New guidelines dictate when an officer can search your car. The United States Supreme Court recently handed down an important opinion that narrows the ability of a police officer to search the passenger area of a car after a person in the car was arrested. In Arizona v. Gant, the Court found the Fourth Amendment of the United States Constitution requires police to have an actual and continuing threat to their safety or a reasonable belief that there is evidence in the car that directly relates to the crime the person was arrested for. Without this, a search could be unlawful and any ‘fruits’, i.e. anything the officer found in the car, could be excluded from evidence. These types of searches are commonly called searches incident to arrest. This is different than an inventory search, a search of the vehicle when the vehicle is impounded. This is also different than probable cause to search standard; an officer can justify a search when there is a reasonable belief that a person has committed a crime and the officer searches an area where he believes evidence of the crime exists.
Prior to this decision, law enforcement relied heavily on the decision in New York v. Belton. In Belton, the court held that a police officer may search the entire passenger compartment of a vehicle when they have made a lawful arrest of a person inside the vehicle.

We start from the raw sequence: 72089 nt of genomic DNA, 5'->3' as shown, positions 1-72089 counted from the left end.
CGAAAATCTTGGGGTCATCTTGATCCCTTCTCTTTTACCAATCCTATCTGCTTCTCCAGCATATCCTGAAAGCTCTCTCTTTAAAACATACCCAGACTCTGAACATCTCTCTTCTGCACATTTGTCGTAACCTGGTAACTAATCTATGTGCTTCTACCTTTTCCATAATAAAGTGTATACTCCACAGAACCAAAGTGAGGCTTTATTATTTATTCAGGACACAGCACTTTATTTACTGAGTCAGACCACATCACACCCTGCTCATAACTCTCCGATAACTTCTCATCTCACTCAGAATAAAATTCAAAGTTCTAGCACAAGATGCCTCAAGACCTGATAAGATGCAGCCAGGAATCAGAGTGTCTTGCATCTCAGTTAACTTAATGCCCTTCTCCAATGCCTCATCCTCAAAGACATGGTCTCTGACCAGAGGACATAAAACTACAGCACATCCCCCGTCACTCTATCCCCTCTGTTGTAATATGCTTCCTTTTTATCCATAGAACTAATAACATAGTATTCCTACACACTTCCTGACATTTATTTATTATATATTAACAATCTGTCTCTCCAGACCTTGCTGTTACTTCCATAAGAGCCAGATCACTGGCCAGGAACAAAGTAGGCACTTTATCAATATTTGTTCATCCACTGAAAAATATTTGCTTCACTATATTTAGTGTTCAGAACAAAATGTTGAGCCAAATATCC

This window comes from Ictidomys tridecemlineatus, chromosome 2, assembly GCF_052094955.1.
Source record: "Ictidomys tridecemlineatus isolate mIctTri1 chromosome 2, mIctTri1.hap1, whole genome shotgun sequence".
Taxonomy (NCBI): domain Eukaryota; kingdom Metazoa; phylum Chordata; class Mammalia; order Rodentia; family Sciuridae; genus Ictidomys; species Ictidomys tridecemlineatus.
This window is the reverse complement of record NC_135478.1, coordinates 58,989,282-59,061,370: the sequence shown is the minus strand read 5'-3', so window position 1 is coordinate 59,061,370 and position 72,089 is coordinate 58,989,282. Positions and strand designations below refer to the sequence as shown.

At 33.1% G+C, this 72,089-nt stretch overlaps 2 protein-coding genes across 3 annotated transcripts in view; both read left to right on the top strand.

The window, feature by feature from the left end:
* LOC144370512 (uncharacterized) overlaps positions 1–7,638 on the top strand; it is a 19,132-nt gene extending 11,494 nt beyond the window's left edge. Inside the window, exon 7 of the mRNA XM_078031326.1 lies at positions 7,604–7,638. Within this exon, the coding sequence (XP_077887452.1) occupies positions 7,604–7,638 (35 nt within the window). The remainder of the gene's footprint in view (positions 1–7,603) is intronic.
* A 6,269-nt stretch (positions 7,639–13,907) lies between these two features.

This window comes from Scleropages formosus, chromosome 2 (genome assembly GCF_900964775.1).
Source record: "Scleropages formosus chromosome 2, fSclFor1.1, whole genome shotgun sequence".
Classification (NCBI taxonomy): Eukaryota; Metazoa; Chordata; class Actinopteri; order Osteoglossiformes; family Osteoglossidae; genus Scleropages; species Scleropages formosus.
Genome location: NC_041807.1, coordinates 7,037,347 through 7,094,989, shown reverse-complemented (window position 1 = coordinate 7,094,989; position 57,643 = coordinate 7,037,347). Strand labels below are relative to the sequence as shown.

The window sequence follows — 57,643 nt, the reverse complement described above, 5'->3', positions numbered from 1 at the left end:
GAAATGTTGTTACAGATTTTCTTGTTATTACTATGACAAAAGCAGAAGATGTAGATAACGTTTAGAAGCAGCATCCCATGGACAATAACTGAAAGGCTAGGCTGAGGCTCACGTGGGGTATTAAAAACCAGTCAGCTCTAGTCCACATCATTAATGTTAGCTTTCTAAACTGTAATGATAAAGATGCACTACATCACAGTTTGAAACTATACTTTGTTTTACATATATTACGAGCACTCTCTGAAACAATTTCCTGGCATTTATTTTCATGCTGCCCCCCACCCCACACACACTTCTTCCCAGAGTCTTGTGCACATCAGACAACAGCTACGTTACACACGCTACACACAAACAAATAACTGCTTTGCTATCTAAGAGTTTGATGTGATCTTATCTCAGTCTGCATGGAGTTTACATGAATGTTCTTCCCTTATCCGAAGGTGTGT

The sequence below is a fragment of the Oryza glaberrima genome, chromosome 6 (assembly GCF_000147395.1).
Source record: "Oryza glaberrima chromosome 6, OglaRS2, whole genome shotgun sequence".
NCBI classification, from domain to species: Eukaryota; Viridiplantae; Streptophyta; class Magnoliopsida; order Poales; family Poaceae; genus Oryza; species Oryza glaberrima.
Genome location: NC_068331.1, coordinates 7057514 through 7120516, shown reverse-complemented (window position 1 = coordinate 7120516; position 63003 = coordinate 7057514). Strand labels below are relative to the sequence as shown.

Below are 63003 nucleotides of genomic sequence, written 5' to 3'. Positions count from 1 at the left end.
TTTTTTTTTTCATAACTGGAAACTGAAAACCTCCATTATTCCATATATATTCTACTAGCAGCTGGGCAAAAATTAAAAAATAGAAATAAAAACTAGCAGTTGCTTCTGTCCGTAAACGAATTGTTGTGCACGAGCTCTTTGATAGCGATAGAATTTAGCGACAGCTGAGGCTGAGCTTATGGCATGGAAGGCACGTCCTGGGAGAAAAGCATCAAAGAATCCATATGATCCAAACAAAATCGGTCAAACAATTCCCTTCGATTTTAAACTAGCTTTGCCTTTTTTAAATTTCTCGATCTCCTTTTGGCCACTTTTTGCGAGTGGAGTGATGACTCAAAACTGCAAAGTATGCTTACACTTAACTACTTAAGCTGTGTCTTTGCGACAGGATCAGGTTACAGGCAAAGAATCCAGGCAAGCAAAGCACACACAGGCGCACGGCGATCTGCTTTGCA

Bottom line- anytime an officer searches you or your property, you should question it. This decision is a definite win for right to privacy rights advocates. This decision should impact many pending cases in the courthouses and certainly reaffirms the rights of individuals to be free from unreasonable search and seizures.
As a practical matter, watch out for the increase in inventory searches. When the police impound a vehicle, they become liable for the contents. To protect against civil liability, the police are permitted to examine the vehicle and create an inventory of its contents before sending the car to the impound lot. Many officers have avoided this in the past because of the time and paperwork it requires. Police Officers are now going to need the inventory search exception to justify their searches.
I assume owners of impound car lots who collect those enormous fines are cheering now.